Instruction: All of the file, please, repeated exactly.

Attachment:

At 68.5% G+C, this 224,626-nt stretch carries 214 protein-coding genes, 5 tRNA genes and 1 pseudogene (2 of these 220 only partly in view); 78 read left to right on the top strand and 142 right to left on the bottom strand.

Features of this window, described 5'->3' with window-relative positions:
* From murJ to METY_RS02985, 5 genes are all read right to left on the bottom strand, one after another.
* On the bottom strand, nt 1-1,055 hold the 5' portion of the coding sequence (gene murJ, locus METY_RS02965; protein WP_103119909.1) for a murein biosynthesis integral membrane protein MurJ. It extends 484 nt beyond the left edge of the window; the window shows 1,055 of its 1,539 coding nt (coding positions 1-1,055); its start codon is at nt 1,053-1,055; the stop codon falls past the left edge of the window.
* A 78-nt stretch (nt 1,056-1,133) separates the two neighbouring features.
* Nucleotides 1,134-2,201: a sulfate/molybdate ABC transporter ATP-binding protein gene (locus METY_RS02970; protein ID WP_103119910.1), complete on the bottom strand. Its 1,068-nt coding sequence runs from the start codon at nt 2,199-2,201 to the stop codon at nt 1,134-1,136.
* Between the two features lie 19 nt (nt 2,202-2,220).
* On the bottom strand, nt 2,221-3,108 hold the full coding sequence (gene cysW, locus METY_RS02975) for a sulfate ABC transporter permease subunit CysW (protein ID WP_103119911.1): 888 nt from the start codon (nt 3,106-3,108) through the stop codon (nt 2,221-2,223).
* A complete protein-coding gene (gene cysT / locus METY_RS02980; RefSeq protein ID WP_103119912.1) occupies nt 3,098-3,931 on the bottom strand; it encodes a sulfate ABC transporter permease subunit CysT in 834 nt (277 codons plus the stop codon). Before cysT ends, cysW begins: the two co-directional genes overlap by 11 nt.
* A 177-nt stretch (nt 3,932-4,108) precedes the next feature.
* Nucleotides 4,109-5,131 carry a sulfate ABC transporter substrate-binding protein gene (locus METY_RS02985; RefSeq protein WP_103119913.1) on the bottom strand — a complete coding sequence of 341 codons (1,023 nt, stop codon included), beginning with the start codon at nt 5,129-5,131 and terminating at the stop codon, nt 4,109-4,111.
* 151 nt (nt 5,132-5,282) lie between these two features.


At 68.5% G+C, this 224,626-nt stretch carries 214 protein-coding genes, 5 tRNA genes and 1 pseudogene (2 of these 220 only partly in view); 78 read left to right on the top strand and 142 right to left on the bottom strand.

Features of this window, described 5'->3' with window-relative positions:
* From murJ to METY_RS02985, 5 genes are all read right to left on the bottom strand, one after another.
* On the bottom strand, nt 1-1,055 hold the 5' portion of the coding sequence (gene murJ, locus METY_RS02965; protein WP_103119909.1) for a murein biosynthesis integral membrane protein MurJ. It extends 484 nt beyond the left edge of the window; the window shows 1,055 of its 1,539 coding nt (coding positions 1-1,055); its start codon is at nt 1,053-1,055; the stop codon falls past the left edge of the window.
* A 78-nt stretch (nt 1,056-1,133) separates the two neighbouring features.
* Nucleotides 1,134-2,201: a sulfate/molybdate ABC transporter ATP-binding protein gene (locus METY_RS02970; protein ID WP_103119910.1), complete on the bottom strand. Its 1,068-nt coding sequence runs from the start codon at nt 2,199-2,201 to the stop codon at nt 1,134-1,136.
* Between the two features lie 19 nt (nt 2,202-2,220).
* On the bottom strand, nt 2,221-3,108 hold the full coding sequence (gene cysW, locus METY_RS02975) for a sulfate ABC transporter permease subunit CysW (protein ID WP_103119911.1): 888 nt from the start codon (nt 3,106-3,108) through the stop codon (nt 2,221-2,223).
* A complete protein-coding gene (gene cysT / locus METY_RS02980; RefSeq protein ID WP_103119912.1) occupies nt 3,098-3,931 on the bottom strand; it encodes a sulfate ABC transporter permease subunit CysT in 834 nt (277 codons plus the stop codon). Before cysT ends, cysW begins: the two co-directional genes overlap by 11 nt.
* A 177-nt stretch (nt 3,932-4,108) precedes the next feature.
* Nucleotides 4,109-5,131 carry a sulfate ABC transporter substrate-binding protein gene (locus METY_RS02985; RefSeq protein WP_103119913.1) on the bottom strand — a complete coding sequence of 341 codons (1,023 nt, stop codon included), beginning with the start codon at nt 5,129-5,131 and terminating at the stop codon, nt 4,109-4,111.
* 151 nt (nt 5,132-5,282) lie between these two features.